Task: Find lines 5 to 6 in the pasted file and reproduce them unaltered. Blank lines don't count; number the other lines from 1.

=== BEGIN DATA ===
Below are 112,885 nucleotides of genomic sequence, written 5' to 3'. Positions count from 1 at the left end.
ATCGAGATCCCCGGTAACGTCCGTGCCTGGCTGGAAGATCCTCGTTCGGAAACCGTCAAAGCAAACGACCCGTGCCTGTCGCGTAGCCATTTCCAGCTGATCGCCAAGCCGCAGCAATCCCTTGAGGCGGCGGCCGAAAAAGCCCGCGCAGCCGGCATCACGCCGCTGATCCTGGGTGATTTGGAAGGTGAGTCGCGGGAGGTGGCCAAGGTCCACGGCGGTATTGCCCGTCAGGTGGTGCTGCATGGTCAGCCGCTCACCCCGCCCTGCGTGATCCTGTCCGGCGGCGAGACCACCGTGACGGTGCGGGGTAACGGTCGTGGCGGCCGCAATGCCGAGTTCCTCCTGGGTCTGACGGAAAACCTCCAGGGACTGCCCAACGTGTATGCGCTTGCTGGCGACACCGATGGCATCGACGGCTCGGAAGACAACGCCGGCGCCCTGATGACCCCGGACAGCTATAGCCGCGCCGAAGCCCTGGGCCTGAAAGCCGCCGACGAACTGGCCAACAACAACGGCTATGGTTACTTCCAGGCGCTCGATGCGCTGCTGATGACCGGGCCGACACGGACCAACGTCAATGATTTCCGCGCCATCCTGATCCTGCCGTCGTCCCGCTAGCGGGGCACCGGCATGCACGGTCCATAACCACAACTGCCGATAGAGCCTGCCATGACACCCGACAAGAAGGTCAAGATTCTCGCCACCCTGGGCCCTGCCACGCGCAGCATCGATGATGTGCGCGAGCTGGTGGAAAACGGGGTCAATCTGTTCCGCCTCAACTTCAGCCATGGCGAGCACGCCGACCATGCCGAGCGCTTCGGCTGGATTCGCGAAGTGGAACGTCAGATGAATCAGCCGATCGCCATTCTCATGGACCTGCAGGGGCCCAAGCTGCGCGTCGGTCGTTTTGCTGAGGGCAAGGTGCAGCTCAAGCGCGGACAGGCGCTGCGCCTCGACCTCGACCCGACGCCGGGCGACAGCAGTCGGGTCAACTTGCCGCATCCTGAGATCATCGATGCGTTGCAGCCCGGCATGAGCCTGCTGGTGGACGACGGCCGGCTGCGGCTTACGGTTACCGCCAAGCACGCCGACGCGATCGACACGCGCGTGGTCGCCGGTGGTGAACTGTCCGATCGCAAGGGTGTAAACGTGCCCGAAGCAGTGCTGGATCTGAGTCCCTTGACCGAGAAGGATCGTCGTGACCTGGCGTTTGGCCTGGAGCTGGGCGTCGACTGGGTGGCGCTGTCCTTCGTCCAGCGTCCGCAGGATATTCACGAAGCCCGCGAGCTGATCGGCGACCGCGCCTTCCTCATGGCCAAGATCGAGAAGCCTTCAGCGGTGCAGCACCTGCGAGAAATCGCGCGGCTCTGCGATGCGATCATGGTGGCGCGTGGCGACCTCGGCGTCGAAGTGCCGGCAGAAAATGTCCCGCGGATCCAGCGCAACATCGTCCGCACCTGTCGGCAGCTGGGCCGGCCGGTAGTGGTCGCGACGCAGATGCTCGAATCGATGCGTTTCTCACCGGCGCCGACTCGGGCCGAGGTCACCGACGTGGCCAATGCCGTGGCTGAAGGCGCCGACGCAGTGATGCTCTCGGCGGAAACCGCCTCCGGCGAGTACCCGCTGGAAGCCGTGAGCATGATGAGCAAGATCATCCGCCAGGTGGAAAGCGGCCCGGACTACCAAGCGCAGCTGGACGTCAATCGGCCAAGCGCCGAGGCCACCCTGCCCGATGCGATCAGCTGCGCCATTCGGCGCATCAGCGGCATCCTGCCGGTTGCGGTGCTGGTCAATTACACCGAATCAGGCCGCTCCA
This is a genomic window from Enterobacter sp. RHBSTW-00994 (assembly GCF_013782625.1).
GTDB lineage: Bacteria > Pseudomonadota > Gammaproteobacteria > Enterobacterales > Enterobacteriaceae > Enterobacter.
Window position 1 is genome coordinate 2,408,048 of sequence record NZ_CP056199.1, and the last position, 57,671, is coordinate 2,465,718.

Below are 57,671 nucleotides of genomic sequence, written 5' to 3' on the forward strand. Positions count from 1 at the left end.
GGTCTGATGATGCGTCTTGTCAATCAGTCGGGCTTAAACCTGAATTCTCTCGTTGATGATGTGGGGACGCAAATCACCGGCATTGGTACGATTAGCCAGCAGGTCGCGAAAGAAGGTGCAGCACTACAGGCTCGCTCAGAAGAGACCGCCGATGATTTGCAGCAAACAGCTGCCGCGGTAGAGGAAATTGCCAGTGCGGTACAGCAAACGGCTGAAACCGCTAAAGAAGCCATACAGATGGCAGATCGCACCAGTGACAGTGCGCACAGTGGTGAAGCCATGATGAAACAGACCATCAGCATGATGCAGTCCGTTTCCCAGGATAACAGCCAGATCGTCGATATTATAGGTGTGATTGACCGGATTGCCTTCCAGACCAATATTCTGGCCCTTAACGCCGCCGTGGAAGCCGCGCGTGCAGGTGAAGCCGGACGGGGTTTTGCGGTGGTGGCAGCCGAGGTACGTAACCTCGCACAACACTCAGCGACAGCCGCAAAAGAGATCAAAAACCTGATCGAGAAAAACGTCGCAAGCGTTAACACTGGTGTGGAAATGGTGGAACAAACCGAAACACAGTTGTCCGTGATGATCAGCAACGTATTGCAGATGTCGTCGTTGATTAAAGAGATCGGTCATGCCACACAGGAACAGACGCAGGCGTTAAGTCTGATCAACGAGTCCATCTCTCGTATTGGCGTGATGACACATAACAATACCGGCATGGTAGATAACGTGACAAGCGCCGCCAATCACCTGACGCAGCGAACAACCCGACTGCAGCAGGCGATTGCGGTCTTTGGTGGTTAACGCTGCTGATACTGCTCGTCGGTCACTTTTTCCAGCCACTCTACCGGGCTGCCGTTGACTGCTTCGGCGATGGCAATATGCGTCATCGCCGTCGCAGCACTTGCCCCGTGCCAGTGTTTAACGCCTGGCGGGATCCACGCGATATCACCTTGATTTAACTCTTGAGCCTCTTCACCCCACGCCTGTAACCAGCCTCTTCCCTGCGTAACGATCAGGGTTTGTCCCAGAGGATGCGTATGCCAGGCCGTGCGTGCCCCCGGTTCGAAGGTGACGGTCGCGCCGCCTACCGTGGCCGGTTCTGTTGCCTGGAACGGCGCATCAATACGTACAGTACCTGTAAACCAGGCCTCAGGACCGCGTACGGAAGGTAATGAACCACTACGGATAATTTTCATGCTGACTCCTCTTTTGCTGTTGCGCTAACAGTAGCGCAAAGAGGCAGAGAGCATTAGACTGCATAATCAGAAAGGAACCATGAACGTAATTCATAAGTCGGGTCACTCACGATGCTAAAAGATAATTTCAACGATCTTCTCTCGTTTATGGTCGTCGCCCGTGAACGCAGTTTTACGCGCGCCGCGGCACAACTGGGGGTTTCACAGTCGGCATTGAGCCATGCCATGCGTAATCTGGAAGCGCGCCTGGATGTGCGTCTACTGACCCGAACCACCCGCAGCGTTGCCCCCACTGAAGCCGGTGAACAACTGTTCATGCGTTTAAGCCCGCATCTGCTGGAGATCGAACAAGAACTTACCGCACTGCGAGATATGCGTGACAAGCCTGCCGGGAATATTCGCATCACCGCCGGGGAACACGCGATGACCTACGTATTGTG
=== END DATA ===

Window position 1 is genome coordinate 2,408,048 of sequence record NZ_CP056199.1, and the last position, 57,671, is coordinate 2,465,718.

Below are 57,671 nucleotides of genomic sequence, written 5' to 3' on the forward strand. Positions count from 1 at the left end.